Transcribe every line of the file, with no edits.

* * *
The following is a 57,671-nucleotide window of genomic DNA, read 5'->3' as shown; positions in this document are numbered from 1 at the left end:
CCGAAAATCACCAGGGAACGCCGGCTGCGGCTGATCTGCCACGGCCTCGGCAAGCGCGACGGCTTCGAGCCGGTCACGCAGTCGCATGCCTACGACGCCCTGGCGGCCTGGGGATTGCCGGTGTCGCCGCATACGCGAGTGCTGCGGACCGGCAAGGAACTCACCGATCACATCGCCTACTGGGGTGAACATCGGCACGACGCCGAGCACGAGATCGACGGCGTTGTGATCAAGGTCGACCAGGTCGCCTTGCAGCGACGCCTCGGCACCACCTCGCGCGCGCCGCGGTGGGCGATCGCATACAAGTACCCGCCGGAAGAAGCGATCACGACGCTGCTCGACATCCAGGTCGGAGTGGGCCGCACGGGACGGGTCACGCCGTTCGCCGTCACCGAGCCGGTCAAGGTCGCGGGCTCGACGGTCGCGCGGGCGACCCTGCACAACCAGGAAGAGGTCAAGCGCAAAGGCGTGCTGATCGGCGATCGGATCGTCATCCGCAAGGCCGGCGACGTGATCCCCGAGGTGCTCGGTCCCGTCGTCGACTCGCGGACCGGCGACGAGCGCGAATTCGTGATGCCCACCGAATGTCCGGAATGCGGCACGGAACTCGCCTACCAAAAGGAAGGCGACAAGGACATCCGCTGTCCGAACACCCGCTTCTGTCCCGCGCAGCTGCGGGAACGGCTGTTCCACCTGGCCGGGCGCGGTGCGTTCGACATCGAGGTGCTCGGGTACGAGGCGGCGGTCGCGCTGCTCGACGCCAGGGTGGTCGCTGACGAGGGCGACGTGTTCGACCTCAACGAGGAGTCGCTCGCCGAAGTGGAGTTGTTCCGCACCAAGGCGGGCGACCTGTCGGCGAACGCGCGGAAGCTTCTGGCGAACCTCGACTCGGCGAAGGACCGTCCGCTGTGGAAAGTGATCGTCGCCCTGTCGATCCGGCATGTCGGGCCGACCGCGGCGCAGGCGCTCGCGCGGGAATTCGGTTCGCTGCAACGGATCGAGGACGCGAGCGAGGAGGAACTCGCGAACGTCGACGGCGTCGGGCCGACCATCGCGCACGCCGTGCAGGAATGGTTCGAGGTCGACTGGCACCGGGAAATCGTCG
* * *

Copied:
The following is a 57,671-nucleotide window of genomic DNA, read 5'->3' as shown; positions in this document are numbered from 1 at the left end:
CCGAAAATCACCAGGGAACGCCGGCTGCGGCTGATCTGCCACGGCCTCGGCAAGCGCGACGGCTTCGAGCCGGTCACGCAGTCGCATGCCTACGACGCCCTGGCGGCCTGGGGATTGCCGGTGTCGCCGCATACGCGAGTGCTGCGGACCGGCAAGGAACTCACCGATCACATCGCCTACTGGGGTGAACATCGGCACGACGCCGAGCACGAGATCGACGGCGTTGTGATCAAGGTCGACCAGGTCGCCTTGCAGCGACGCCTCGGCACCACCTCGCGCGCGCCGCGGTGGGCGATCGCATACAAGTACCCGCCGGAAGAAGCGATCACGACGCTGCTCGACATCCAGGTCGGAGTGGGCCGCACGGGACGGGTCACGCCGTTCGCCGTCACCGAGCCGGTCAAGGTCGCGGGCTCGACGGTCGCGCGGGCGACCCTGCACAACCAGGAAGAGGTCAAGCGCAAAGGCGTGCTGATCGGCGATCGGATCGTCATCCGCAAGGCCGGCGACGTGATCCCCGAGGTGCTCGGTCCCGTCGTCGACTCGCGGACCGGCGACGAGCGCGAATTCGTGATGCCCACCGAATGTCCGGAATGCGGCACGGAACTCGCCTACCAAAAGGAAGGCGACAAGGACATCCGCTGTCCGAACACCCGCTTCTGTCCCGCGCAGCTGCGGGAACGGCTGTTCCACCTGGCCGGGCGCGGTGCGTTCGACATCGAGGTGCTCGGGTACGAGGCGGCGGTCGCGCTGCTCGACGCCAGGGTGGTCGCTGACGAGGGCGACGTGTTCGACCTCAACGAGGAGTCGCTCGCCGAAGTGGAGTTGTTCCGCACCAAGGCGGGCGACCTGTCGGCGAACGCGCGGAAGCTTCTGGCGAACCTCGACTCGGCGAAGGACCGTCCGCTGTGGAAAGTGATCGTCGCCCTGTCGATCCGGCATGTCGGGCCGACCGCGGCGCAGGCGCTCGCGCGGGAATTCGGTTCGCTGCAACGGATCGAGGACGCGAGCGAGGAGGAACTCGCGAACGTCGACGGCGTCGGGCCGACCATCGCGCACGCCGTGCAGGAATGGTTCGAGGTCGACTGGCACCGGGAAATCGTCG